February 5-7, 2018 | Denver, CO
Taking place with

Improved Operational Efficiency of Topo-Bathymetric LiDAR Surveys Using Real-time Water Clarity Sensors

06 Feb 2018
10:55 am - 11:20 am

Improved Operational Efficiency of Topo-Bathymetric LiDAR Surveys Using Real-time Water Clarity Sensors

The coastal zone is a challenging place to map but topo-bathymetric lidar sensors such as the Leica Chiroptera II system is well suited to survey this land-sea boundary and provide seamless elevation across this boundary. In addition to collecting the elevation at high resolution ~ 1m and vertical precision ~ 15 cm, the intensity of the reflected green laser also provides insights into what is on the seabed and when combined with other topographic metrics and the RCD30 RGB and NIR camera, that is coupled with the lidar, can be used to derive benthic cover maps of the nearshore. The ability of the green laser to penetrate the water column is a function of water clarity and thus surveys require a turbidity management approach to optimize when and where to fly the sensor successfully. In addition to monitoring the weather, mostly wind speed and direction, fog and rainfall, we deploy buoys equipped with real-time turbidity sensors to allow the nearshore water clarity conditions to be determined prior to flights. The buoys and moorings are small enough to be relocatable to provide real-time turbidity measurements in a variety of study sites during the lidar survey campaign, thus improving our operational efficiency. The turbidity management approach will be presented along with the results of several coastal lidar surveys that have been used for identifying nautical hazards, mapping submerged aquatic vegetation (eg. Seagrass), input to hydrodynamic model simulations, and shoreline sensitivity mapping for contaminant spill preparedness.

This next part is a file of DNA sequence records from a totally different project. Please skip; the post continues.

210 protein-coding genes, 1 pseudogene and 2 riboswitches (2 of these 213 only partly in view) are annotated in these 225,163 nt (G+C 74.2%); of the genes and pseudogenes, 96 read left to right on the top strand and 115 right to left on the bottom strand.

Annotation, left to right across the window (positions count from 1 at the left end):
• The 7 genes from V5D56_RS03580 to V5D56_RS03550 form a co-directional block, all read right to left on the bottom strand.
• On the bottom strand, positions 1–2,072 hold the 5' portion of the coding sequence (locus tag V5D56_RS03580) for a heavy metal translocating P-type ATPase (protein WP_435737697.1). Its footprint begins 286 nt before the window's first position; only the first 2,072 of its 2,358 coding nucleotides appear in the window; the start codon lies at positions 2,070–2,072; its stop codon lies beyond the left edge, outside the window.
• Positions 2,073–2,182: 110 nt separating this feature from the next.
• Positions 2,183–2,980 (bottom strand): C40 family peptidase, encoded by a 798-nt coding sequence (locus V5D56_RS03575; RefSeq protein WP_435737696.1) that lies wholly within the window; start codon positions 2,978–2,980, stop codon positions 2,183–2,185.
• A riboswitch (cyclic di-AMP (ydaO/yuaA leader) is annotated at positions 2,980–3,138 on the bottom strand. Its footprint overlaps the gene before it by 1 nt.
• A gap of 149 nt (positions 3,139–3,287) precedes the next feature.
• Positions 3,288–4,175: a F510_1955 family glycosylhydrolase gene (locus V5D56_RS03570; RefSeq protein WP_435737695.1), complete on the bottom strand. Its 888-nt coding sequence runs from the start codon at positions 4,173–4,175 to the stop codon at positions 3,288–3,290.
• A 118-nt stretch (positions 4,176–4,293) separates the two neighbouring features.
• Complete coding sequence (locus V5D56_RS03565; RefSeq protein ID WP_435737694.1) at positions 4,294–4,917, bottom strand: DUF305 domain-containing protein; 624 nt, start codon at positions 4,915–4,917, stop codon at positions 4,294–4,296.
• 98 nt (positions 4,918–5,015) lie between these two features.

Track Name: Topo-Bathymetric
Session Date: Feb 6 2018 10:55 am – 11:20 am

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